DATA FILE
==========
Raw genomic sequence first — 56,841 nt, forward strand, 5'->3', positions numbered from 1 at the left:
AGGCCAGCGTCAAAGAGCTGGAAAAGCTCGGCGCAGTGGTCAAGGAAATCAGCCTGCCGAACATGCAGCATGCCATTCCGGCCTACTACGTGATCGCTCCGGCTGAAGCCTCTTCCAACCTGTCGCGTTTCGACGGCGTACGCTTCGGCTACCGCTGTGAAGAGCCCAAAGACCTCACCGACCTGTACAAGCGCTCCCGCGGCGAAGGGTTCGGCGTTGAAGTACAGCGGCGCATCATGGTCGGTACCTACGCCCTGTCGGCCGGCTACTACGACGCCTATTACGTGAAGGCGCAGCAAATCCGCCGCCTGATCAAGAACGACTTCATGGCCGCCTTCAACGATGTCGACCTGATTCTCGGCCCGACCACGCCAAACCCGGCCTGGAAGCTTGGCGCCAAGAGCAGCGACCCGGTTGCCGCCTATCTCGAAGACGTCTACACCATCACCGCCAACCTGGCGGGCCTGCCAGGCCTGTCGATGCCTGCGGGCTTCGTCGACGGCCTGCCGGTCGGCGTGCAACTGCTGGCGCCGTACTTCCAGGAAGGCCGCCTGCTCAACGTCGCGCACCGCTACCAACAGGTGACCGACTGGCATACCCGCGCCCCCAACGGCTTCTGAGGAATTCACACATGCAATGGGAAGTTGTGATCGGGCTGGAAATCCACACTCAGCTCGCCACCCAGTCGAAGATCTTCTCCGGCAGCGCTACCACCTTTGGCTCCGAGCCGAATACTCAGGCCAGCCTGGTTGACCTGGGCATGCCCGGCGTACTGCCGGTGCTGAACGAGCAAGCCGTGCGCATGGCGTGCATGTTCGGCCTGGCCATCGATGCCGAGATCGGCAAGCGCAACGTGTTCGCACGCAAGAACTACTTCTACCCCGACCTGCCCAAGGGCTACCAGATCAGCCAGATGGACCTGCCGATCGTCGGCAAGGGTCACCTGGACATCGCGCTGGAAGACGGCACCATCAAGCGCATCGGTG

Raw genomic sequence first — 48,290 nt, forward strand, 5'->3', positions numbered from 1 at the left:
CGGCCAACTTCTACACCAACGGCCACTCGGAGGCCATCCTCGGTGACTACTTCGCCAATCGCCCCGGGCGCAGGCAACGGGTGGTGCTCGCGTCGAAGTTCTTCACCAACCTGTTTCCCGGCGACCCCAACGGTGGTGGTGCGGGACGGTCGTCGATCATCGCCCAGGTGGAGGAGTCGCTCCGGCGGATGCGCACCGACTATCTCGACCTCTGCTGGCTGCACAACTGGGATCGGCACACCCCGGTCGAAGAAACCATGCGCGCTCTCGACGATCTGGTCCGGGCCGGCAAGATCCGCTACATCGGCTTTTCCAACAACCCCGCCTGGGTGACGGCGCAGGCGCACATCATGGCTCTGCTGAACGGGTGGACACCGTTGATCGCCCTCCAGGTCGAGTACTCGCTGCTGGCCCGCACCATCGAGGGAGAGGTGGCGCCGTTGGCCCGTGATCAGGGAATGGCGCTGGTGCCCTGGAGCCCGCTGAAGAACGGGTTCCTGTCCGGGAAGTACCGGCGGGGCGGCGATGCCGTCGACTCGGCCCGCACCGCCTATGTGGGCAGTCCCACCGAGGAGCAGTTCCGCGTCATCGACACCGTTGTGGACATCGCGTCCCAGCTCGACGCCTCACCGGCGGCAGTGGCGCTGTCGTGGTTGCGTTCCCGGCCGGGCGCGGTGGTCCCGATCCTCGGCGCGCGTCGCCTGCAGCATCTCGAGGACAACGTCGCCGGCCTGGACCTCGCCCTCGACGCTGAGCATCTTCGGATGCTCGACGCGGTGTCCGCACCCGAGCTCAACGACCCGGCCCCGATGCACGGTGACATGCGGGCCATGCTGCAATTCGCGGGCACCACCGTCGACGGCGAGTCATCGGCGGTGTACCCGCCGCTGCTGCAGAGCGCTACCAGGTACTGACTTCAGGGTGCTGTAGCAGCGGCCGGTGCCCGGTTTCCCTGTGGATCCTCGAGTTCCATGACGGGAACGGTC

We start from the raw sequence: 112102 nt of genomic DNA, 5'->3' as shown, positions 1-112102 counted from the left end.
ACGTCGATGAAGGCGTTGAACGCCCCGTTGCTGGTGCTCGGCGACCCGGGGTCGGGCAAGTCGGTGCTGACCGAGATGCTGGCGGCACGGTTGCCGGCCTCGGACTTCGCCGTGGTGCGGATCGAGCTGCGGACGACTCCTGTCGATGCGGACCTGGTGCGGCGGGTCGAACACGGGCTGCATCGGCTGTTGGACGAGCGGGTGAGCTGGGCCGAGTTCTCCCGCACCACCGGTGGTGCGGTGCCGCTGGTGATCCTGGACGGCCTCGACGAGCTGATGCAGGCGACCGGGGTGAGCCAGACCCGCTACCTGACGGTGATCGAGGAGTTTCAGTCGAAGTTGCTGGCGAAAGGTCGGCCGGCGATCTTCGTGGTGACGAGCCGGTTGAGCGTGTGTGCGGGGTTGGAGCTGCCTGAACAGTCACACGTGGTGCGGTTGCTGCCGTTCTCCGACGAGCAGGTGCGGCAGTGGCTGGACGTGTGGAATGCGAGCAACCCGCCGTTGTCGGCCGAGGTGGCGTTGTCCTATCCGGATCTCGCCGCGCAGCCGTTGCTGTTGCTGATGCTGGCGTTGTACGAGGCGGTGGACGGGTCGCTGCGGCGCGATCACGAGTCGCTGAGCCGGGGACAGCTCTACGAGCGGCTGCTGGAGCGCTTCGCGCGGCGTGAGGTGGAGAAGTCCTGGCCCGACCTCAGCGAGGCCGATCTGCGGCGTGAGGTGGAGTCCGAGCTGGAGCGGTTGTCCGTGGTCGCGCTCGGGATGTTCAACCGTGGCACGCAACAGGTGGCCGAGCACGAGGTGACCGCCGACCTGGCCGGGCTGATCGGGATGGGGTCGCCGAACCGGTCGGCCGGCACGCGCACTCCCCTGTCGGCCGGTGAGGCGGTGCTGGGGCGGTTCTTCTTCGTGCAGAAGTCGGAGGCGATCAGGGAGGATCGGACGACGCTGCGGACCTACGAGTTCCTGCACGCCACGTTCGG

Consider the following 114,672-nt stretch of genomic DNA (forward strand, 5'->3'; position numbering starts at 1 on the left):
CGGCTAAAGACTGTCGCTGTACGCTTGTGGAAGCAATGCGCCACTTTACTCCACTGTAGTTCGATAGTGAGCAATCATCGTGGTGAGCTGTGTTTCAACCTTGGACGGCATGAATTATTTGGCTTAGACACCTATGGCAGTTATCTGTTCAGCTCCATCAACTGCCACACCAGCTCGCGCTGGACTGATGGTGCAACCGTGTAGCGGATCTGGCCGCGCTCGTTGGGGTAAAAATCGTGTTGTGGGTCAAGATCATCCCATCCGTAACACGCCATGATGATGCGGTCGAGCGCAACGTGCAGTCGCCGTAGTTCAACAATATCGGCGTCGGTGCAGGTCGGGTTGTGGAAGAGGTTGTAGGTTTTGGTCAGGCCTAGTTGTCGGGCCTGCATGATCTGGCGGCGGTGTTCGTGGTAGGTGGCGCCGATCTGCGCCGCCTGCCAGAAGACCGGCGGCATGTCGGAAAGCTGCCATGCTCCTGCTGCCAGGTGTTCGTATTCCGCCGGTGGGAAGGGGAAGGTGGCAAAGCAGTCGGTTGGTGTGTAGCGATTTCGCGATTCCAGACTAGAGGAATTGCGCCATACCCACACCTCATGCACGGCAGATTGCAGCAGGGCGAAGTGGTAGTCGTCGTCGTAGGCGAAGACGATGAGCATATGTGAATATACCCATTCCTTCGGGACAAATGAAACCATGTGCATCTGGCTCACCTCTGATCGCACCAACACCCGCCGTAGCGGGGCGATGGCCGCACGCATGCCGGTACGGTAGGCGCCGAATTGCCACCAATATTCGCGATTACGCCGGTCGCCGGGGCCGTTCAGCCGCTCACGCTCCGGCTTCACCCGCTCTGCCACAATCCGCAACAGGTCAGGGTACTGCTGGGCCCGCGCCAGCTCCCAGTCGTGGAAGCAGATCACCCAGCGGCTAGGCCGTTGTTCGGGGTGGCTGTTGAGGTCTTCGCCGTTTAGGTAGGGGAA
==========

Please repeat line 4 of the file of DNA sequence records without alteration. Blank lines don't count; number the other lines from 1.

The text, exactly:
CGGCCAACTTCTACACCAACGGCCACTCGGAGGCCATCCTCGGTGACTACTTCGCCAATCGCCCCGGGCGCAGGCAACGGGTGGTGCTCGCGTCGAAGTTCTTCACCAACCTGTTTCCCGGCGACCCCAACGGTGGTGGTGCGGGACGGTCGTCGATCATCGCCCAGGTGGAGGAGTCGCTCCGGCGGATGCGCACCGACTATCTCGACCTCTGCTGGCTGCACAACTGGGATCGGCACACCCCGGTCGAAGAAACCATGCGCGCTCTCGACGATCTGGTCCGGGCCGGCAAGATCCGCTACATCGGCTTTTCCAACAACCCCGCCTGGGTGACGGCGCAGGCGCACATCATGGCTCTGCTGAACGGGTGGACACCGTTGATCGCCCTCCAGGTCGAGTACTCGCTGCTGGCCCGCACCATCGAGGGAGAGGTGGCGCCGTTGGCCCGTGATCAGGGAATGGCGCTGGTGCCCTGGAGCCCGCTGAAGAACGGGTTCCTGTCCGGGAAGTACCGGCGGGGCGGCGATGCCGTCGACTCGGCCCGCACCGCCTATGTGGGCAGTCCCACCGAGGAGCAGTTCCGCGTCATCGACACCGTTGTGGACATCGCGTCCCAGCTCGACGCCTCACCGGCGGCAGTGGCGCTGTCGTGGTTGCGTTCCCGGCCGGGCGCGGTGGTCCCGATCCTCGGCGCGCGTCGCCTGCAGCATCTCGAGGACAACGTCGCCGGCCTGGACCTCGCCCTCGACGCTGAGCATCTTCGGATGCTCGACGCGGTGTCCGCACCCGAGCTCAACGACCCGGCCCCGATGCACGGTGACATGCGGGCCATGCTGCAATTCGCGGGCACCACCGTCGACGGCGAGTCATCGGCGGTGTACCCGCCGCTGCTGCAGAGCGCTACCAGGTACTGACTTCAGGGTGCTGTAGCAGCGGCCGGTGCCCGGTTTCCCTGTGGATCCTCGAGTTCCATGACGGGAACGGTC